Feeding honey to honeybees, which is actually against the law in Australia, increases the risk of transferring pathogens to a colony and ultimately destroying it. “In Australia we’re really kind of privileged in that we don’t have some of the pests that are really impacting on colonies overseas, but one thing that is a problem here is American foulbrood, which is a bacterial disease that is spread through the feeding of honey,” Wyatt told Australia’s ABC News.

Feeding bees sugar is also not likely to be that much help to those insects, either. Australian Honey Bee Industry Council executive director Trevor Weatherhead told reporters that “If [a person] saw a honey bee out on its last legs and they went to feed it some sugar and water, there’s every likelihood they’ll get stung and the bee will die in any case.”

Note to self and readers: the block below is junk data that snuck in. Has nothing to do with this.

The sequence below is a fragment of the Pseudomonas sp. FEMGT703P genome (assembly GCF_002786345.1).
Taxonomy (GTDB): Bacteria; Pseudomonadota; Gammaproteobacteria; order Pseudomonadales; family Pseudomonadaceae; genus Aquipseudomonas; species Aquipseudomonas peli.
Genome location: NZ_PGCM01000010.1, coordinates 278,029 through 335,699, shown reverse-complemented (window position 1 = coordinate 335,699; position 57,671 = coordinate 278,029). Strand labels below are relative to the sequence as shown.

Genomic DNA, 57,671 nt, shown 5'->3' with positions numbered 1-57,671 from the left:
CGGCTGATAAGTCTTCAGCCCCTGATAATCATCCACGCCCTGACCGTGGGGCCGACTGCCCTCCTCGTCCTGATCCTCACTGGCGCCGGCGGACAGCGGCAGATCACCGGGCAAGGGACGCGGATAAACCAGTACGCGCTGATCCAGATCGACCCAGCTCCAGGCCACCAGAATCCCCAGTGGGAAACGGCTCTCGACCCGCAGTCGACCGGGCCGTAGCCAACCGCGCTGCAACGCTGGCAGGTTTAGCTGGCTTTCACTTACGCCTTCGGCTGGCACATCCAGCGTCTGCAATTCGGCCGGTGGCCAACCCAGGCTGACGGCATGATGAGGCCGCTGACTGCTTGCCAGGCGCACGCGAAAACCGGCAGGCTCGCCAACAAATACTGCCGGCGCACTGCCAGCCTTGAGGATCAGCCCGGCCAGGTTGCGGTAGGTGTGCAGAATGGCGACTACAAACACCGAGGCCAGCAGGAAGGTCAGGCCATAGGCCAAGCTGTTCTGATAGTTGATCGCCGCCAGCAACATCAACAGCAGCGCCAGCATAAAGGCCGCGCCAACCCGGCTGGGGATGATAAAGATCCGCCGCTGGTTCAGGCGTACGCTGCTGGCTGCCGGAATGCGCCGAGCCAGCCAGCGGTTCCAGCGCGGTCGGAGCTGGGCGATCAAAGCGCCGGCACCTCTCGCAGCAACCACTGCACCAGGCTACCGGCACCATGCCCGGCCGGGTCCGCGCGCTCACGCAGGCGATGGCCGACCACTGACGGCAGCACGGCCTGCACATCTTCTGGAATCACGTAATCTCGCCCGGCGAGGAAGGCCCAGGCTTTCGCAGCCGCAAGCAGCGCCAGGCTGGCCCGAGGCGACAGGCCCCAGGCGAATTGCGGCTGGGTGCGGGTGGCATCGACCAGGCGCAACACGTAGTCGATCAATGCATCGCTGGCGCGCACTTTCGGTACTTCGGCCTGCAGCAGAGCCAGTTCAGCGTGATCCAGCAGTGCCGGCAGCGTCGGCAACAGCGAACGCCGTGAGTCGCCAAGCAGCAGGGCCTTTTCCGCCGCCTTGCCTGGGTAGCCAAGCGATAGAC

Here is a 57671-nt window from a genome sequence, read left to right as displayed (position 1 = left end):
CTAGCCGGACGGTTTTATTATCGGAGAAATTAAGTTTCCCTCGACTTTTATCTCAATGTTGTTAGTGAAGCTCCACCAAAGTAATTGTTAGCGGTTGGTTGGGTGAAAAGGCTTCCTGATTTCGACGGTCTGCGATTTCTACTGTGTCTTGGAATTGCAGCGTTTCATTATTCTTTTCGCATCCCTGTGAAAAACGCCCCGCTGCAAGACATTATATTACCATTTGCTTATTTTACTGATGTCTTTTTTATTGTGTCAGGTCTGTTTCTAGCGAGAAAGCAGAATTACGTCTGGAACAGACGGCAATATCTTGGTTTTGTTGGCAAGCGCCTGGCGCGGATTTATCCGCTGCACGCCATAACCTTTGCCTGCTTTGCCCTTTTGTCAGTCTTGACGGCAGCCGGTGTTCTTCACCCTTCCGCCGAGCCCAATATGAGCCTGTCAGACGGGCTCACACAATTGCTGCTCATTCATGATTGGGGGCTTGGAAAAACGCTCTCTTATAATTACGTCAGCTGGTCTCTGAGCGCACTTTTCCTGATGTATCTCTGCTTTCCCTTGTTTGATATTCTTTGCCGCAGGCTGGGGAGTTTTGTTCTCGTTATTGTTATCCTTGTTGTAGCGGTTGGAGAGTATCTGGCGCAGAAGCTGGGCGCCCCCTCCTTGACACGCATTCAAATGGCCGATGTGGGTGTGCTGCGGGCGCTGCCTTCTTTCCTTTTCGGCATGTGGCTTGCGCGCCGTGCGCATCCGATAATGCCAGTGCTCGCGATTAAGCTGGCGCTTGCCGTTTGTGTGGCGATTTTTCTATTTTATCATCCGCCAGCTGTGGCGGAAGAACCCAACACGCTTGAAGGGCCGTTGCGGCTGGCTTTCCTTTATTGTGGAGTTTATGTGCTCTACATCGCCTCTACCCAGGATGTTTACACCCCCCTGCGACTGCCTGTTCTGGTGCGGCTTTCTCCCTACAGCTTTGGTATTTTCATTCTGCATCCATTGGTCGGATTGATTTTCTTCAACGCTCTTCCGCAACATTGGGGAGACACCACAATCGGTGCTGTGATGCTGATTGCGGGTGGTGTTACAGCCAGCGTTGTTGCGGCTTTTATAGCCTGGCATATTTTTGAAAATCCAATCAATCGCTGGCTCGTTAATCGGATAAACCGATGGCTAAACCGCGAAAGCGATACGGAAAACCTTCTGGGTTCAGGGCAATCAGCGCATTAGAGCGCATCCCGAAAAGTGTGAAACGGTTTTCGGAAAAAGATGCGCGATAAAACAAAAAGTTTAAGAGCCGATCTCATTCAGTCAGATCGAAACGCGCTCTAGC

Bees, as noted in the fake Attenborough post, are a vitally important resource on which our modern agricultural food system wholly depends, thanks to their crucial role in pollinating food crops. But the claim that in the absence of bees humanity would cease to exist in four years appears to have been pulled out of thin air.

In North America and Europe, Colony Collapse Disorder, a poorly understood phenomenon that causes worker bees to abandon and therefore destroy their colonies, became an increasing concern in the early 2000s, stoking fears over pesticide use and the future of farming. Recent work suggests that the phenomenon, while still a threat to bees, is itself in decline: